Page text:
Monday, September 28, 2009

The KenGen Ksh15bn bond beneficiaries

Going by the debate so far, the 12% bonds seems to have tickled the interest of retail investors who usually stay away from bonds given the return is far lower than current or expected interest. Ther reasons for this change are many but a major one would be changing perceptions about the NSE. How will the different players benefit from this bond?

  • Retail investors:- despite a drop in inflation, its unlikely that it'll go below double figures before 2012. That means that in real terms, a retail investor will be making a loss from investing a Ksh100k of his in the bond. Although its unusual in Kenya, you may not be able to get the full principal in the first 2 years. It'll be 2017 before you double your money.
  • High net worthy: If you have Ksh5m and the risk-aversion of a typical elderly investor, then the 12% is sound return. However, NSe shares pay over 10% in dividend alone.
  • Money market fund managers: will love this bond because it make them very competitive against savings accounts.
  • KenGen shareholders: interest payment of just over a Ksh1bn will hit the P&L every year. In the first few years, there will be no concomitant revenue from the project to offset this. Something to ponder?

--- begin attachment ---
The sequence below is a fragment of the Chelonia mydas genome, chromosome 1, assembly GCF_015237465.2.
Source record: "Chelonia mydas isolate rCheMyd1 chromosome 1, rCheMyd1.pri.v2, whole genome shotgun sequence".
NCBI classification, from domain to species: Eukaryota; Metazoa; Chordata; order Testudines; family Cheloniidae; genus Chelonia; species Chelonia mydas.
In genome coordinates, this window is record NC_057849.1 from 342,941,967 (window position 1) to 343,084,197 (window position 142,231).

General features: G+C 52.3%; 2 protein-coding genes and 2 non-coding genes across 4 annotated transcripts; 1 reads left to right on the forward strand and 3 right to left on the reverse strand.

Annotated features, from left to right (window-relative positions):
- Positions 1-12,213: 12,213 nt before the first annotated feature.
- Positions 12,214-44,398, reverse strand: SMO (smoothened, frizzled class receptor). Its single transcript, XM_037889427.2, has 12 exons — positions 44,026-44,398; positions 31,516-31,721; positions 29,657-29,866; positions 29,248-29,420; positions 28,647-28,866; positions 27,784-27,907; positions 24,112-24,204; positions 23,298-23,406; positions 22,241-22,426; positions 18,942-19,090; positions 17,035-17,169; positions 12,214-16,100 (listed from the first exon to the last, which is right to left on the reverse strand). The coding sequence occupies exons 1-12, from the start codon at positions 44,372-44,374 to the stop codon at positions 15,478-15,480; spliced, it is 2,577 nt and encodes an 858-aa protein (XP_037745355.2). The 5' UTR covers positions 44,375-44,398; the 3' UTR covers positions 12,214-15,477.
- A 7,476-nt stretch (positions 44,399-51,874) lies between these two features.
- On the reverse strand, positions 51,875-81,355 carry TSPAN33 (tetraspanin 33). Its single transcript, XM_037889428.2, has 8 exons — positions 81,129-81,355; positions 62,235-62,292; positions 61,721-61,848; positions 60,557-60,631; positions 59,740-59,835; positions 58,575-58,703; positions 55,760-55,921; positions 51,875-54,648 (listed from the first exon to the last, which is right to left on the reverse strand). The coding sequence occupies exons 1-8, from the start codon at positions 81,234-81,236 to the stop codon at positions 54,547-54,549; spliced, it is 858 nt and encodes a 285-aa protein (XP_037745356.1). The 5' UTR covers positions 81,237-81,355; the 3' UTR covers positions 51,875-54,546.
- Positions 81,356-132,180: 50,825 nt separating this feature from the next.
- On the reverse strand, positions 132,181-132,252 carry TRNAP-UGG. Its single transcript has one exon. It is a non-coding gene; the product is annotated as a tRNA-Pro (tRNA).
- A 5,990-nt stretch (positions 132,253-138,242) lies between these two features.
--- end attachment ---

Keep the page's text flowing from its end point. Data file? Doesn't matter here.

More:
• Electricity consumers: should hopefully see fewer rationing episodes.

The bond offer closes tomorrow.


Ssembonge said...

Maina, you left out the shareholders.

bankelele said...

re shareholders: i recall kainvestor said shareholder dividends will dry up

MainaT said...

Fellas- I've increased the font size on the post

Samora said...

Maina, the NSE is offering stocks at such low multiples of their earnings that I would recommend people to invest there instead, both for dividend growth and capital gains. Jubilee for example is selling at 7 times its earnings.

Samora said...

Maina, on another note, I have just finished a new article on its about the failure of vision 2030, its bound to cause sparks so kindly read and comment... thanks

MainaT said...

Samora- that is very true re the NSE. I think the issue for them is the time horizons are getting shorter and shorter for making serious returns pre-2012